Refai, Deema and Higgins, David (2015) Learning from within in Enterprise Education. In: ISBE Conference 2015, 10th - 12th November 2015, Glasgow. (Unpublished)

Objectives: Understanding how individuals learn can significantly improve educators’ philosophical stance in designing and delivering courses. This paper provides a philosophical conceptualisation of how learners, undergoing Entrepreneurship Education (EE), learn from within, thus, highlighting what possibly makes one learner and/or didactical design better than another.
Prior Work: In their discussion of the dimensions of EE, Klapper and Neergaard (2012) highlighted the dimension of ‘withness’; i.e. from within (Shotter, 2006). Despite being discussed in the field of education (Korthagen et al., 2013; Evelein and Korthagen, 2015), there is hardly any literature discussing learning from within in EE. In fact, Fayolle (2013) highlighted the lack of research investigating how learners learn as well as research investigating the rationale behind ‘effective didactical design’, where most EE research, so far, has focused on contents and methods. Fayolle (2013) also stressed the lack of knowledge in addressing the vast differences among audiences in EE, where such understanding could significantly improve educators’ ‘philosophical posture and role’ in the field (Fayolle, 2013).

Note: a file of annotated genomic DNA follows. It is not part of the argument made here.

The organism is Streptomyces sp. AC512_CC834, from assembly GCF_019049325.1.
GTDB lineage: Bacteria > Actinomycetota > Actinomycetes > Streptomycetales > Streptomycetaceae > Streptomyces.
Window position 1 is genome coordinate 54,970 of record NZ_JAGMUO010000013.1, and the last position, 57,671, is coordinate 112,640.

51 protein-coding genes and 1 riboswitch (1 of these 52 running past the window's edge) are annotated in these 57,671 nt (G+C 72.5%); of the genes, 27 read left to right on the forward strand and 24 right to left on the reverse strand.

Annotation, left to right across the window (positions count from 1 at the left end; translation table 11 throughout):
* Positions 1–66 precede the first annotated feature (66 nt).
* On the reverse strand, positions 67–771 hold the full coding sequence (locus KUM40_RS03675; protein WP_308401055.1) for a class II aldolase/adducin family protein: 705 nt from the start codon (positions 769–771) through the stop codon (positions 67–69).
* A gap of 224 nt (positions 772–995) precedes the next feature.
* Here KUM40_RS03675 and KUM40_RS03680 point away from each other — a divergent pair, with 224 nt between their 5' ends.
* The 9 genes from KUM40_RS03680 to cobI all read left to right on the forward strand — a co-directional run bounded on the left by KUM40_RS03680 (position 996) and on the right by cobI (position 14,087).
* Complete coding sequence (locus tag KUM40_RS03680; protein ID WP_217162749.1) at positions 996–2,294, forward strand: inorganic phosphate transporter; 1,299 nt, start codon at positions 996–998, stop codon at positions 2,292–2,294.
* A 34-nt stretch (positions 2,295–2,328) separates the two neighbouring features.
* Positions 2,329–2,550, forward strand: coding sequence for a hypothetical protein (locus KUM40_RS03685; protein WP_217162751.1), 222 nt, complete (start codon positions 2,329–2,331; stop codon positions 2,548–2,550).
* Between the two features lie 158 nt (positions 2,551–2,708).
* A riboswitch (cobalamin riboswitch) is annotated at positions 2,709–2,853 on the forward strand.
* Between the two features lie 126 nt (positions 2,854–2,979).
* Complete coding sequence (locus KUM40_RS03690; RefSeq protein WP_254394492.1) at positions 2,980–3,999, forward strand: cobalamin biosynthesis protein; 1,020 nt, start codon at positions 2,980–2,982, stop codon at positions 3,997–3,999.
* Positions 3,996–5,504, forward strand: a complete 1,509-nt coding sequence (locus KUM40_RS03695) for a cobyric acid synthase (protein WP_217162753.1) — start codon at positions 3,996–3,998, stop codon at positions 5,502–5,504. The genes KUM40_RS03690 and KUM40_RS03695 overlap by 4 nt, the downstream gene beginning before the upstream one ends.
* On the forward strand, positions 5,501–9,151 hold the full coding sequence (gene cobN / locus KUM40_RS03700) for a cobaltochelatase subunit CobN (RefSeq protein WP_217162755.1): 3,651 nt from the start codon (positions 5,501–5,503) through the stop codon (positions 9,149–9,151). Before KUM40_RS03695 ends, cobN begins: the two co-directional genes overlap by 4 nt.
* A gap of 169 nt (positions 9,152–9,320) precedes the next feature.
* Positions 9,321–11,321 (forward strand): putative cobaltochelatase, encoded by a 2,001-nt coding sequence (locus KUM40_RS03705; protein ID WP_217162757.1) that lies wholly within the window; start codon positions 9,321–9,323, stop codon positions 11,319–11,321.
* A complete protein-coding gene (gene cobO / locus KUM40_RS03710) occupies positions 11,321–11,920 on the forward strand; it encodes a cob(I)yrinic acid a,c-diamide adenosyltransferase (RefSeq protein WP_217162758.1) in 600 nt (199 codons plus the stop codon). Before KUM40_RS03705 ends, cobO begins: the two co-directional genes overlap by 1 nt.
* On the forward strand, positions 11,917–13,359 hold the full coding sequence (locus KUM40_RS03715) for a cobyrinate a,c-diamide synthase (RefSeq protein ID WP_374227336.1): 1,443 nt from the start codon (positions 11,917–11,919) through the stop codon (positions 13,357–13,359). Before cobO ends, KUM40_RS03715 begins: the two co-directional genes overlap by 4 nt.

Approach: This paper adopts a postmodernist perspective to understand the role of the self in EE. The paper draws on the Learning Onion Model for learning from within (Korthagen et al., 2013, p.32), thus, linking entrepreneurship literature to key literature in education to offer a better philosophical understanding of the ‘withness’ dimension to learning in EE.
Practical Implications: The paper considers the value of Mystagogy as means to offer insights into learning from within in EE. Thus, highlighting Mystagogy as a foundation for effective heutagogical and andragogical learning.
Value: Besides the importance of contents and methods in EE, the paper adds an inspirational dimension to EE that highlights the value of understanding selves and beliefs in education, consequently, proposing the latter as important aspects to effective didactical design.

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